|The Silent World|
Promotional release poster
|Directed by||Jacques Cousteau|
|Written by||Jacques Cousteau and James Dugan|
|Distributed by||Rank Organisation (France)|
Columbia Pictures (United States)
|May 26, 1956(Cannes) |
August 15, 1956 (Japan)
September 24, 1956 (USA)
The Silent World (French: Le Monde du silence) is a 1956 French documentary film co-directed by the famed French oceanographer Jacques Cousteau and a young Louis Malle. The Silent World is noted as one of the first films to use underwater cinematography to show the ocean depths in color. Its title derives from Cousteau's 1953 book The Silent World: A Story of Undersea Discovery and Adventure. It was released in the United States by Columbia Pictures.
The film was shot aboard the ship Calypso. Cousteau and his team of divers shot 25 kilometers of film over two years in the Mediterranean Sea, the Persian Gulf, the Red Sea and the Indian Ocean, of which 2.5 kilometers were included in the finished documentary.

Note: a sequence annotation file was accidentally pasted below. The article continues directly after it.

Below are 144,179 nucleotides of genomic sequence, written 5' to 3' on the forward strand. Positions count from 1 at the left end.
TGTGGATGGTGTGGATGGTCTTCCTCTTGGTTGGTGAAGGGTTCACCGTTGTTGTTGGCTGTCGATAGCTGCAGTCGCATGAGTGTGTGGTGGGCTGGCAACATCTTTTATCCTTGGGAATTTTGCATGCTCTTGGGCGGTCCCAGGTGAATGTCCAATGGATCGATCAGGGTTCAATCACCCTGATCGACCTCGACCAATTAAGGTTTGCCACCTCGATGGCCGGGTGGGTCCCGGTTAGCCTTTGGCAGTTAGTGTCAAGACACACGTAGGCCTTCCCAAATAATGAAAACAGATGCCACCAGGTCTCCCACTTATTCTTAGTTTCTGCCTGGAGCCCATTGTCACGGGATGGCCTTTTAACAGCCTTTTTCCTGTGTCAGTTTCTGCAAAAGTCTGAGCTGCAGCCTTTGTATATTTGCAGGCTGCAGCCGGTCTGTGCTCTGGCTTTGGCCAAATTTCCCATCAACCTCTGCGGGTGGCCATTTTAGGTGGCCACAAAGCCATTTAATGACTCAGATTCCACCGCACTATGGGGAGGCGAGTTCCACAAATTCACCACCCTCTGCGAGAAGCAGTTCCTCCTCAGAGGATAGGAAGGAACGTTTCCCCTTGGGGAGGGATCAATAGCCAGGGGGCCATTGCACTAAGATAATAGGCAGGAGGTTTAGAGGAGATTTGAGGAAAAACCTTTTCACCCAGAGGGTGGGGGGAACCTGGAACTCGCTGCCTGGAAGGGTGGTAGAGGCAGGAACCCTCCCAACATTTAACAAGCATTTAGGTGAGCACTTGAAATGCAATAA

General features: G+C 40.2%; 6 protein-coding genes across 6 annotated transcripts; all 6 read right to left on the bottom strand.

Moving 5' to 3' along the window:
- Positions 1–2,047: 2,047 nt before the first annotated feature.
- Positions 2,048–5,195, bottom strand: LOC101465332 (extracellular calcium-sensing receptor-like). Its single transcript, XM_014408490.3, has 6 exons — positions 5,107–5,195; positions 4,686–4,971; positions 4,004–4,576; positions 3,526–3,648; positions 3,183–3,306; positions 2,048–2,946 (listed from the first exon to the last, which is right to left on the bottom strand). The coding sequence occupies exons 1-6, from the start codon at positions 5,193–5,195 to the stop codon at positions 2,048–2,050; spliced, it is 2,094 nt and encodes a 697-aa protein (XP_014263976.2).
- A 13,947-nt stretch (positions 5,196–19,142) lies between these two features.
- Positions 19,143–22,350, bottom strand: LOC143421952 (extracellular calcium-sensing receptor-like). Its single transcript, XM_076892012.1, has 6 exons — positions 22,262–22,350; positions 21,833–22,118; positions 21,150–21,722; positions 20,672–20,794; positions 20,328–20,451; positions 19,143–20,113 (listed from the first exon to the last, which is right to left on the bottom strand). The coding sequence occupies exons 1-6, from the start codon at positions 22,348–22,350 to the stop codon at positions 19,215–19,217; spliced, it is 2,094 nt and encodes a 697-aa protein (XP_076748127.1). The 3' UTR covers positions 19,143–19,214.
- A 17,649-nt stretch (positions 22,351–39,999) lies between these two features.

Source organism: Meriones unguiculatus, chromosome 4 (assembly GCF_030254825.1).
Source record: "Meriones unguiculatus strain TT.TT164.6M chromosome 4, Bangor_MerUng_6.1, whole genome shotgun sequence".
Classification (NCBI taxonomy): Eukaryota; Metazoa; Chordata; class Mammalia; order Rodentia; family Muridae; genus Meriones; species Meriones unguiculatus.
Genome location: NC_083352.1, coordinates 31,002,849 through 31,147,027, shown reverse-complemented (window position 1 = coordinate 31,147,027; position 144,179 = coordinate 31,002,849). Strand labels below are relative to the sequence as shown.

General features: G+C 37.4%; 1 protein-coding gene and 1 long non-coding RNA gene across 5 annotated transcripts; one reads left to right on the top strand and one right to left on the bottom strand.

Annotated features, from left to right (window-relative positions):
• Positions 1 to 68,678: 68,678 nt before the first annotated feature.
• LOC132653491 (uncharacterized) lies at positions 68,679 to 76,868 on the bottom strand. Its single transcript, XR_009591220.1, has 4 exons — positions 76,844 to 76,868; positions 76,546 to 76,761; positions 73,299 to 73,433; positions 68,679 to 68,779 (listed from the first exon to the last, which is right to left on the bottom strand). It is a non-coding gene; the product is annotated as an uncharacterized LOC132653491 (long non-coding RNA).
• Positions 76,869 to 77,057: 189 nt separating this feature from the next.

The film later faced criticism for environmental damage done during the filmmaking. In one scene, the crew of the Calypso massacre a school of sharks that were drawn to the carcass of a baby whale, which itself had been mortally injured by the crew, albeit accidentally (Cousteau had the ship driven into a pod of whales to get a close-up view, striking one whale in the process before the baby was lacerated by the prop.) In another, Cousteau uses dynamite near a coral reef in order to make a more complete census of the marine life in its vicinity. Cousteau later became more environmentally conscious, involved in marine conservation, and was even called "the father of the environmental movement" by Ted Turner.
The Silent World was the first of Cousteau's documentary films to win an Academy Award for Best Documentary Feature; World Without Sun also won in 1964. The film also won the Palme d'Or award at the 1956 Cannes Film Festival, being the only documentary film to win the award until Michael Moore's Fahrenheit 9/11 repeated the feat in 2004.